Dr. Willie E. Lawrence Jr. is surrounded every day by the potential impact of high blood pressure — the rampant suffering caused by heart disease and stroke.

But it’s not only because he is an interventional cardiologist in an underserved urban area of Kansas City; or because he mourns the loss of his mother to a stroke.

It’s also because he is African-American.

High blood pressure, also known as hypertension or HBP, is a direct link to heart disease and stroke, the No. 1 and No. 4 causes of death in the United States. African-Americans are disproportionately affected, with the highest rates of hypertension in the world.

Among non-Hispanic blacks age 20 and older, 43 percent of men and 47 percent of women have HBP. That’s compared with 30 percent and 27 percent of white men and women.

Meanwhile, blacks have a risk of first-ever stroke that is almost twice that of whites.

“My story is not very different than that of many others,” said Dr. Lawrence, whose mother died in September after a massive stroke. “If you are African-American, you likely have relatives who have hypertension. You likely have relatives who have had strokes caused by hypertension. It’s true of so many of the people with whom I went to high school … A couple of my closest friends have limps related to stroke.”

It’s what drives him to make a broader impact on HBP, often called “the silent killer” because of its often undetected damage to the heart.

“I have a desire to have a bigger impact, in the way you sometimes feel you can’t as an individual clinician,” he said. “I open up blocked arteries; I save patients one at a time. But if you can get to them 10 years earlier, get them to control their blood pressure, their diet, and their exercise… and create the tools and policies that allow other individual clinicians to better treat hypertension, you can have that impact.”

Recently, Dr. Lawrence was part of a team of doctors who authored a science advisory advocating a team approach. The team included, clinicians, insurance companies, nurse practitioners and patients. It looked to address the problem of hypertension in the U.S. An estimated 78 million people have HBP, with 75 percent of those being treated and just 53 percent having it under control.

The advisory, from the American Heart Association, the American College of Cardiology, and the Centers for Disease Control Prevention, suggests going beyond individual education programs to taking steps that create specific protocols for treating the population.

“We can do more good for more people by creating better systems of care to treat hypertension,” Dr. Lawrence said.

Individually, here are a few simple elements he says are important to control hypertension:

  • Take prescribed medicine daily. “It has to be part of your life, like brushing your teeth in the morning, to get set for the day.”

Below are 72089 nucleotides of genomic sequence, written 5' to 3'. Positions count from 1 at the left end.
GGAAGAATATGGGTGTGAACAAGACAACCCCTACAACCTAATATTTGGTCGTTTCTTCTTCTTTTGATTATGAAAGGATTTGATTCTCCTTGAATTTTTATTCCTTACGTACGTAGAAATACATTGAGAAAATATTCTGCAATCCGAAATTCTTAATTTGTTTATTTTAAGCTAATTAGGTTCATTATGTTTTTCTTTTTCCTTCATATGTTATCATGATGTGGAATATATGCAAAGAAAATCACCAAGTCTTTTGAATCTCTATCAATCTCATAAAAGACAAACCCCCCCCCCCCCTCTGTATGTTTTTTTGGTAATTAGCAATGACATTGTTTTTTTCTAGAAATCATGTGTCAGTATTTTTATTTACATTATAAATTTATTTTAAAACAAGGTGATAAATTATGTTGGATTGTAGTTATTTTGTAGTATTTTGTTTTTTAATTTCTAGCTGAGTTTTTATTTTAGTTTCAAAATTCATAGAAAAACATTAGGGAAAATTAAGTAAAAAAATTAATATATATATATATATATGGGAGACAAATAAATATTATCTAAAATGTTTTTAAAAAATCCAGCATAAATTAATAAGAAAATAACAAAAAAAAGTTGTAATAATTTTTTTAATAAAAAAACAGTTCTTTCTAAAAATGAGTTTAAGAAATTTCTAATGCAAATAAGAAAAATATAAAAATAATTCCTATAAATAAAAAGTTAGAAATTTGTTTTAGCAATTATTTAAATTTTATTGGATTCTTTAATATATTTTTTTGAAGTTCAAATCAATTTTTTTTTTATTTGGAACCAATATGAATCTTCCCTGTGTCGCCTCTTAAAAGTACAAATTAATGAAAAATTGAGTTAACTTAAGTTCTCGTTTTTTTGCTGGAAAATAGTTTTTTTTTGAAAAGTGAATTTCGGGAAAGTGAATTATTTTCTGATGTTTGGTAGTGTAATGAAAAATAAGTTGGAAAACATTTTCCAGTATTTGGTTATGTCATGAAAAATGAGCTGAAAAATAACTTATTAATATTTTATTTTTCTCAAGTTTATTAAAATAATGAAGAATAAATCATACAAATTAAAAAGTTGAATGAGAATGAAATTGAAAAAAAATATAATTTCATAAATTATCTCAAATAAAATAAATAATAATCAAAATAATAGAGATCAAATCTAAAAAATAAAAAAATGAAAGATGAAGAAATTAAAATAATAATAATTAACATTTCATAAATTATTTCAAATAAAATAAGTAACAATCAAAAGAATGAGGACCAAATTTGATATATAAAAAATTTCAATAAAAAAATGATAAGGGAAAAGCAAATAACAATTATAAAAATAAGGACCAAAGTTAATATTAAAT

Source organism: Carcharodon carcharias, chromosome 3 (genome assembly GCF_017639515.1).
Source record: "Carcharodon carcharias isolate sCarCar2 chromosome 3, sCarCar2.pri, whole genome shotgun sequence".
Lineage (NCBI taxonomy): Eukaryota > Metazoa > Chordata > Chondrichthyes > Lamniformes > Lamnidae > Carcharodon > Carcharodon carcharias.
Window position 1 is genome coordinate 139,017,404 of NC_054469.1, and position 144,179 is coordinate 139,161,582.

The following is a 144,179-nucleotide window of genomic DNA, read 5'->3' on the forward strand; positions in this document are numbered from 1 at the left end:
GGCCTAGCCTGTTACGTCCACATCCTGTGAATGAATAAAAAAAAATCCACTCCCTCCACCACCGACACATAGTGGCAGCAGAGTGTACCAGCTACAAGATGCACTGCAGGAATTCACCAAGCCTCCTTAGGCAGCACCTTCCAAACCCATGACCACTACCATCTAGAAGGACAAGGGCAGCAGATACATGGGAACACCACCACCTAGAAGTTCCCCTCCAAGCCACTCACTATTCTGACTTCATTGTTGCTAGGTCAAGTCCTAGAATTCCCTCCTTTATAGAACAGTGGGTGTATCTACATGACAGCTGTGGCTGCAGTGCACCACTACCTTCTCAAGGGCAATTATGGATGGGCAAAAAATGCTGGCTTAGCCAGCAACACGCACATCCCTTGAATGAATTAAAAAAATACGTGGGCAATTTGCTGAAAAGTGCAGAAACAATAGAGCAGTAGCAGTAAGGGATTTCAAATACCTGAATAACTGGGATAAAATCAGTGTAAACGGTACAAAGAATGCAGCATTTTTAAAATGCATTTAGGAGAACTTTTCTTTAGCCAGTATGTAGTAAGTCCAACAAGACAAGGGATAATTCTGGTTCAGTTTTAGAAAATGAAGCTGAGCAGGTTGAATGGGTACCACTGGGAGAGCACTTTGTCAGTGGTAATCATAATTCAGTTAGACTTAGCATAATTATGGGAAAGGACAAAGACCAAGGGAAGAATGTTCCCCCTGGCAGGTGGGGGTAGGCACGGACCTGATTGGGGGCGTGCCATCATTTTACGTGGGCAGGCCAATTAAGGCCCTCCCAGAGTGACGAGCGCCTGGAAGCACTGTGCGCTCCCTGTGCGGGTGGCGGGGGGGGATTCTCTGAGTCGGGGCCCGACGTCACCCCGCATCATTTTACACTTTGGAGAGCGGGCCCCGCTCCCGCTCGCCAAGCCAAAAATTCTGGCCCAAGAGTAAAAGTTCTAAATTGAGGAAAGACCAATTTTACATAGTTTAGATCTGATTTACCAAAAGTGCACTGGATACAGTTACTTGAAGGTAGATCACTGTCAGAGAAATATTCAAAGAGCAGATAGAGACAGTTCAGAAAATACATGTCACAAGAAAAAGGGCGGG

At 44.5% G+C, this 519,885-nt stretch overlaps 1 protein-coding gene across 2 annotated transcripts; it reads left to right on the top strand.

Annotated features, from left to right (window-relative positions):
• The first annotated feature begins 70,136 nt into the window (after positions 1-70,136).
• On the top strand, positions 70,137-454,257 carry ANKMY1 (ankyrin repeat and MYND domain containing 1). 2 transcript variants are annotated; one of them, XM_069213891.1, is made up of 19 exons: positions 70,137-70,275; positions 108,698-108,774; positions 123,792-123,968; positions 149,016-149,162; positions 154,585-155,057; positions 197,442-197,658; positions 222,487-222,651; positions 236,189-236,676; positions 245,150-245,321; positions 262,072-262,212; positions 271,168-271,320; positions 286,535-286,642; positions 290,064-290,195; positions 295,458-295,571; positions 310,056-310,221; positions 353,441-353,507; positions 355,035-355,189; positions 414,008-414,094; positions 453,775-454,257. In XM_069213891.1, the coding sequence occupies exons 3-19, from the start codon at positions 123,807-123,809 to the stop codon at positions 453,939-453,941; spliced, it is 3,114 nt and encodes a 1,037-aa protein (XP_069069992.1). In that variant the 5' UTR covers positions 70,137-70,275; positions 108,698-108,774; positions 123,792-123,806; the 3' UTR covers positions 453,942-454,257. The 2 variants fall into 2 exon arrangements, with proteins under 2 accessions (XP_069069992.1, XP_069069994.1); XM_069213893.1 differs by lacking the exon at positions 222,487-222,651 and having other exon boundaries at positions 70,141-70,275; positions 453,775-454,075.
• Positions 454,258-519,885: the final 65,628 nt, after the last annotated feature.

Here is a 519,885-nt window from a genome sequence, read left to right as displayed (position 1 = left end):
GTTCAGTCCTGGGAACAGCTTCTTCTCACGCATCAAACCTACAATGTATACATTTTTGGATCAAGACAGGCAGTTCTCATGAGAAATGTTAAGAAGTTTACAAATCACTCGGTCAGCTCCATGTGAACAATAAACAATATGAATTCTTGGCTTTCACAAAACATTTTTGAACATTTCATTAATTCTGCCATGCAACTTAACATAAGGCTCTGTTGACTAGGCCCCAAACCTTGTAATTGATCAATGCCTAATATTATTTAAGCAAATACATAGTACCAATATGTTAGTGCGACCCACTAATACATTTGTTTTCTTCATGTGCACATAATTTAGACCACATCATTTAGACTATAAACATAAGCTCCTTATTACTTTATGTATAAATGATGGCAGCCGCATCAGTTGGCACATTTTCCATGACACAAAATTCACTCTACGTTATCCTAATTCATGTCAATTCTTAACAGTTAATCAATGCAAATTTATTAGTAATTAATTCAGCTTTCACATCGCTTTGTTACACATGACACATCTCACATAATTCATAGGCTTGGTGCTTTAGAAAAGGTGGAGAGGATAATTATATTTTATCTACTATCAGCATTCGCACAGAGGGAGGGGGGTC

• Restrict sodium to less than 1,500 mg a day.  “Hypertension is driven in large part by excess salt intake,” he says. “Once you are without it for several weeks, you don’t miss it. It’s replaced with a newfound appreciation for food, and makes you go out and find other herbs and seasonings with which to cook.”
  • Good diet and exercise. “Focus on the things you can eat: good quality meat, fruit and vegetables. Control when you eat and what you eat.”

Dr. Lawrence grew up in Cleveland with his registered nurse mother and a father who, when his son was 15, went into the hospital one day and never came home.

“He probably died of heart-related illness, but we are not 100 percent sure,” he said.

Dr. Lawrence remembers being with his dad at a park on a July 4th, “sitting there eating all kinds of bad things, somebody jogging by, and him exclaiming, ‘I don’t need to exercise, I go to work’. That epitomized past attitudes toward exercise. We want all people, including African-Americans, to understand the importance of diet and exercise.”

Those early family experiences, as well as a fateful lab internship at the age of 19 working with a hormone system that regulates blood pressure, propelled him on his path of medicine and as a volunteer for the AHA.

He received his medical degree from Harvard Medical School, with his internship and residency at Harvard’s Brigham and Women’s Hospital. He completed a cardiology fellowship at Johns Hopkins Hospital. Now, for more than two decades, he has focused his work in the same underserved area of Kansas City, Missouri. He is chief of cardiology at Research Medical Center and directs his practice, Midwest Heart and Vascular Associates.

In 2011, The AHA named Dr. Lawrence its national Physician of the Year. He is past president of the AHA’s Midwest Affiliate. He serves on the AHA’s national board and is the national “hypertension champion” leading the development of policies and programs relating to prevention, treatment, education, and collaborations.

He demurs when asked about his drive to make a large impact in preventing and treating hypertension.

“There’s nothing particularly unique about my story,” he said. “So many people involved in the treatment of hypertension have seen its ravages.  We are influenced by its impact on friends and family. Hypertension is so ubiquitous you don’t have to look far for examples to motivate you. That’s true of heart disease in general. That’s what allows the Heart Association to thrive. There are so many stories out there.”

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